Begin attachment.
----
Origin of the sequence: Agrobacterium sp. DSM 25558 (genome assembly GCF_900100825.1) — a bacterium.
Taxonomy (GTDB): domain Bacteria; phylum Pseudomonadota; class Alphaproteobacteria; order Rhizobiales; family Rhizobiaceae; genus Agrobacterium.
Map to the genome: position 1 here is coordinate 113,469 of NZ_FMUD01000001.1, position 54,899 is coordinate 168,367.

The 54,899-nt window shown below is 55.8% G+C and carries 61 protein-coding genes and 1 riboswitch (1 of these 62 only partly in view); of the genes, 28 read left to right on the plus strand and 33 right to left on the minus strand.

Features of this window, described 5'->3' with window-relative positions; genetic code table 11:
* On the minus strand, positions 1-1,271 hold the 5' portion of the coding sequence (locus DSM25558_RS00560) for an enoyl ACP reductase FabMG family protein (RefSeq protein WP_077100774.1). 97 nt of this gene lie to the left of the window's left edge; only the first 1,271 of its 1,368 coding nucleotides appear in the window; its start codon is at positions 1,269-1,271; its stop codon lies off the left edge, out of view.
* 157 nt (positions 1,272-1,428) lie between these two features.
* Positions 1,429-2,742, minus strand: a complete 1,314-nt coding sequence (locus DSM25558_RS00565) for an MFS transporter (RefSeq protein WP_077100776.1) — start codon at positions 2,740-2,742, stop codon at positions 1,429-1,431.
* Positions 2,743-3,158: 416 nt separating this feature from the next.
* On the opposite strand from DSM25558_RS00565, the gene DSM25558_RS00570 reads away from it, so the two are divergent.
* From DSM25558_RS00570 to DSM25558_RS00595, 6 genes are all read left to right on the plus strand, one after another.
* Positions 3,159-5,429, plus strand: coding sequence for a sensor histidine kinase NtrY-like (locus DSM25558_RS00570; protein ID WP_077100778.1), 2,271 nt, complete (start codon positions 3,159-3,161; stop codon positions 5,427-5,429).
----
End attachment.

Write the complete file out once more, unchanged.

Origin of the sequence: Agrobacterium sp. DSM 25558 (genome assembly GCF_900100825.1) — a bacterium.
Taxonomy (GTDB): domain Bacteria; phylum Pseudomonadota; class Alphaproteobacteria; order Rhizobiales; family Rhizobiaceae; genus Agrobacterium.
Map to the genome: position 1 here is coordinate 113,469 of NZ_FMUD01000001.1, position 54,899 is coordinate 168,367.

The 54,899-nt window shown below is 55.8% G+C and carries 61 protein-coding genes and 1 riboswitch (1 of these 62 only partly in view); of the genes, 28 read left to right on the plus strand and 33 right to left on the minus strand.

Features of this window, described 5'->3' with window-relative positions; genetic code table 11:
* On the minus strand, positions 1-1,271 hold the 5' portion of the coding sequence (locus DSM25558_RS00560) for an enoyl ACP reductase FabMG family protein (RefSeq protein WP_077100774.1). 97 nt of this gene lie to the left of the window's left edge; only the first 1,271 of its 1,368 coding nucleotides appear in the window; its start codon is at positions 1,269-1,271; its stop codon lies off the left edge, out of view.
* 157 nt (positions 1,272-1,428) lie between these two features.
* Positions 1,429-2,742, minus strand: a complete 1,314-nt coding sequence (locus DSM25558_RS00565) for an MFS transporter (RefSeq protein WP_077100776.1) — start codon at positions 2,740-2,742, stop codon at positions 1,429-1,431.
* Positions 2,743-3,158: 416 nt separating this feature from the next.
* On the opposite strand from DSM25558_RS00565, the gene DSM25558_RS00570 reads away from it, so the two are divergent.
* From DSM25558_RS00570 to DSM25558_RS00595, 6 genes are all read left to right on the plus strand, one after another.
* Positions 3,159-5,429, plus strand: coding sequence for a sensor histidine kinase NtrY-like (locus DSM25558_RS00570; protein ID WP_077100778.1), 2,271 nt, complete (start codon positions 3,159-3,161; stop codon positions 5,427-5,429).